Cristy Burne has joint New Zealand and Australian citizenship, has travelled widely and lived for several years in Japan as a teacher and editor. It was during this time that she became fascinated with Japanese folklore and the supernatural yokai - demons - which are very much a part of Japanese culture, but little known outside Japan. Cristy has spent most of her career as a science writer, and currently works for a computing network designed to solve global problems. She won the Voices on the Coast Youth Literature Award for emerging writers, in Queensland, Australia, andTakeshita Demons is her first published book. Cristy and her husband live in Perth, Western Australia.
What a fantastic transformation - how did it all start?
My interest in ICT began when I applied for the role of editor of iSGTW, an e-zine produced out of CERN in Switzerland and Fermilab in the US. Through this position I discovered a whole world of scientific achievement I hadn’t touched in my previous roles as a science writer. e-Science and grid computing were completely new to me, but I loved their potential. I’m now well and truly hooked on ICT and continue to work as a freelance editor for ICT-related projects and papers.
The Takeshita Demons side of things grew from several things: years spent living and working in Japan, experience writing science articles for kids, plus a healthy respect for the power of children’s literature to change attitudes (and the world).
Combining both passions really works for me: my technical brain gets a workout and my imagination stays fired.
Did ICT and technology play an important role in your life?
Very much so. My experience in ICT has opened many doors, bringing new projects, new clients, and an improved ability to run my own business. On a personal note, ICT-related work has sent me around the world, giving me the chance to live in Switzerland and the UK, and to travel to conferences across Europe and the US.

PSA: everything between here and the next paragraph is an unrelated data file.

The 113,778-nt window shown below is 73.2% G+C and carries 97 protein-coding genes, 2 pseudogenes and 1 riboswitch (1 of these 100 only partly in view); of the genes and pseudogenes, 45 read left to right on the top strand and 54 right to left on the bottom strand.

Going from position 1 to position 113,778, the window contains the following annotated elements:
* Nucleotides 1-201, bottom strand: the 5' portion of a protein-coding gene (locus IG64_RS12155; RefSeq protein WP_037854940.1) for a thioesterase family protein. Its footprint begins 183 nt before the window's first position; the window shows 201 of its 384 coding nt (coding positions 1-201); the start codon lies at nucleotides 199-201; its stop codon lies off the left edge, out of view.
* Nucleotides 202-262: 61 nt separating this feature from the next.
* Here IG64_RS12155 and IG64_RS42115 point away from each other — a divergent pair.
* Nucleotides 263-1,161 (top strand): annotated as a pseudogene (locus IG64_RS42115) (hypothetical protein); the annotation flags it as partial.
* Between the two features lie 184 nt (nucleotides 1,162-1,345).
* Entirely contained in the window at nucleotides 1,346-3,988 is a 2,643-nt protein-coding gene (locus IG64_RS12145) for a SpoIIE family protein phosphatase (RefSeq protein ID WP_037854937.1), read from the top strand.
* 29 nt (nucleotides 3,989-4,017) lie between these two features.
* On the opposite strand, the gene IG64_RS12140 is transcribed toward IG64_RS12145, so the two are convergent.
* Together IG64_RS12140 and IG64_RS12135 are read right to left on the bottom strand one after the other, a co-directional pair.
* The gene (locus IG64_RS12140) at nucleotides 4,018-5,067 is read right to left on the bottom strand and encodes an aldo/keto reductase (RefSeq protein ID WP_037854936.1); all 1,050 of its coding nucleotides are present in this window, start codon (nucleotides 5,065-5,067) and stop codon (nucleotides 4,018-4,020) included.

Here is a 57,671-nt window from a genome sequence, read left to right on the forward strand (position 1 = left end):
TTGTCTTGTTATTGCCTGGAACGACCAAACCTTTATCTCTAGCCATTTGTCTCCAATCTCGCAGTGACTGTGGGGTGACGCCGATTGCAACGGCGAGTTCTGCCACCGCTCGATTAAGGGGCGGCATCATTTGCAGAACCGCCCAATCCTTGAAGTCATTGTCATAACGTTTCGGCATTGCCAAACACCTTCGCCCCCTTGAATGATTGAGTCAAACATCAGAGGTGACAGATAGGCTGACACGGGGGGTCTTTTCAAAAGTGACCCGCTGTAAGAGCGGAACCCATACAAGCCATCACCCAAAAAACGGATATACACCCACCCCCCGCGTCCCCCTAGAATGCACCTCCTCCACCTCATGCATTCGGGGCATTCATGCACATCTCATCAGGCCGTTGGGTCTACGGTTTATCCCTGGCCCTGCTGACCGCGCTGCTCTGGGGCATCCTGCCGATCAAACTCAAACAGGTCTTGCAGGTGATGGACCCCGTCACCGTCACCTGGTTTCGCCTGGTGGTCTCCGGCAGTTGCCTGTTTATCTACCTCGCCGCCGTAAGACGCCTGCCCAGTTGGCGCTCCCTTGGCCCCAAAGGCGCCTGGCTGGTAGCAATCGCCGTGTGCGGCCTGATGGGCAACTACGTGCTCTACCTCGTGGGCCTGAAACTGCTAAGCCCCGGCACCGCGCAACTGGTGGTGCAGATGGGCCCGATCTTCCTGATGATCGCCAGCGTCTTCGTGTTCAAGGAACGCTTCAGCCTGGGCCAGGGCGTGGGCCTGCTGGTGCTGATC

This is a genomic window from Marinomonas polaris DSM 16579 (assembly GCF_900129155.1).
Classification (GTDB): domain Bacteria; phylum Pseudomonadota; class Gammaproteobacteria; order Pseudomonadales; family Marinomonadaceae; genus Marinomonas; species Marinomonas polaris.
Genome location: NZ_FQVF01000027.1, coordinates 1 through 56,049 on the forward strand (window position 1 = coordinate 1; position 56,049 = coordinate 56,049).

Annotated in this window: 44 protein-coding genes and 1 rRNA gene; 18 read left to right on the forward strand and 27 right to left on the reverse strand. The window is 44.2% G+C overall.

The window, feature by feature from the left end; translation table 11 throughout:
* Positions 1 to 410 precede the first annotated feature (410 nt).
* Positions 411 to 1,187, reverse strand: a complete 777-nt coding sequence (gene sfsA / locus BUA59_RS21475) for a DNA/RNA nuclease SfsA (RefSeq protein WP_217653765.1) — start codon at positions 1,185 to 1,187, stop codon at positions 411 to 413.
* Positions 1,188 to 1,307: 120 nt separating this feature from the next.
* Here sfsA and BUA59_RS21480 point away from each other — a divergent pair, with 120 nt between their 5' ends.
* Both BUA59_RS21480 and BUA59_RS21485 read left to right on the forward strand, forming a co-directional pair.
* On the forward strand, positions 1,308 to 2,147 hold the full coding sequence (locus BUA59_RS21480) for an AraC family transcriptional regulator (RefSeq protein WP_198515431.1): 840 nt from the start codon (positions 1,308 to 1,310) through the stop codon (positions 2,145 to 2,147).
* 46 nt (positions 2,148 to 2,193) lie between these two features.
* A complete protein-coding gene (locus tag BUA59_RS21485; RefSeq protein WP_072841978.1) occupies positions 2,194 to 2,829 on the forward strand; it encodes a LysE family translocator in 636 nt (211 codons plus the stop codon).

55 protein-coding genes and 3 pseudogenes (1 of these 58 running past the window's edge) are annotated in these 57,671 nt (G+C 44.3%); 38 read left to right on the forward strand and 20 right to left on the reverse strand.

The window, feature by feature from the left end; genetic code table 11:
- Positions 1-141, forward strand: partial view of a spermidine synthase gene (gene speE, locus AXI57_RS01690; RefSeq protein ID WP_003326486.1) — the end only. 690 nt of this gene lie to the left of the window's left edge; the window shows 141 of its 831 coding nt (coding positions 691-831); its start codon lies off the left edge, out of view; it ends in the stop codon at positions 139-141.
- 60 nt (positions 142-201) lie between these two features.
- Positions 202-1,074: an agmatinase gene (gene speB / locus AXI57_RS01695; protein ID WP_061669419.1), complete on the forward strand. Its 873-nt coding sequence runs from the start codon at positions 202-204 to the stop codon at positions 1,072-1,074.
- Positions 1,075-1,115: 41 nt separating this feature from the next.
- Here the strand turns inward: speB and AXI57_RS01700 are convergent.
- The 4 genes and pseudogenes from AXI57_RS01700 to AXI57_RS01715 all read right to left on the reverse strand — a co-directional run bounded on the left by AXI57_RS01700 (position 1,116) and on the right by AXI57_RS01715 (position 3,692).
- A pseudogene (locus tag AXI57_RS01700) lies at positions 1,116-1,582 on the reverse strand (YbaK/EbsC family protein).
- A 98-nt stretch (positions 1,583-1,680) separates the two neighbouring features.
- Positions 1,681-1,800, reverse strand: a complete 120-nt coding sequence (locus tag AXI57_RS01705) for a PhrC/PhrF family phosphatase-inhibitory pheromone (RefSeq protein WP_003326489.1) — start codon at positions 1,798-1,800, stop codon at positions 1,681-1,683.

Your advice to girls in regard to be how to be more techy?
l Stay abreast of changes: if a new service launches or a new feature is released, give it a try.
l Ask questions: people love to talk about what they do and one-on-one explanations are a fast way to learn
l Stick your toe in: learn by trial and error, give things a go. You don’t have to be expert on everything, but it helps to know a bit.
Can you reveal something about your future plans?
Baby #2 is due in a fortnight, Takeshita Demons #3 is released in six months, and my latest editing assignment will be finished within the week… It’s a juggle, but I feel I’ve found a great balance between creative work, technical work, and family, plus it really helps to have a supportive partner (and did I mention he’s also in ICT?).
Cristy’s website: http://www.cristyburne.com and blog at http://cristyburne.wordpress.com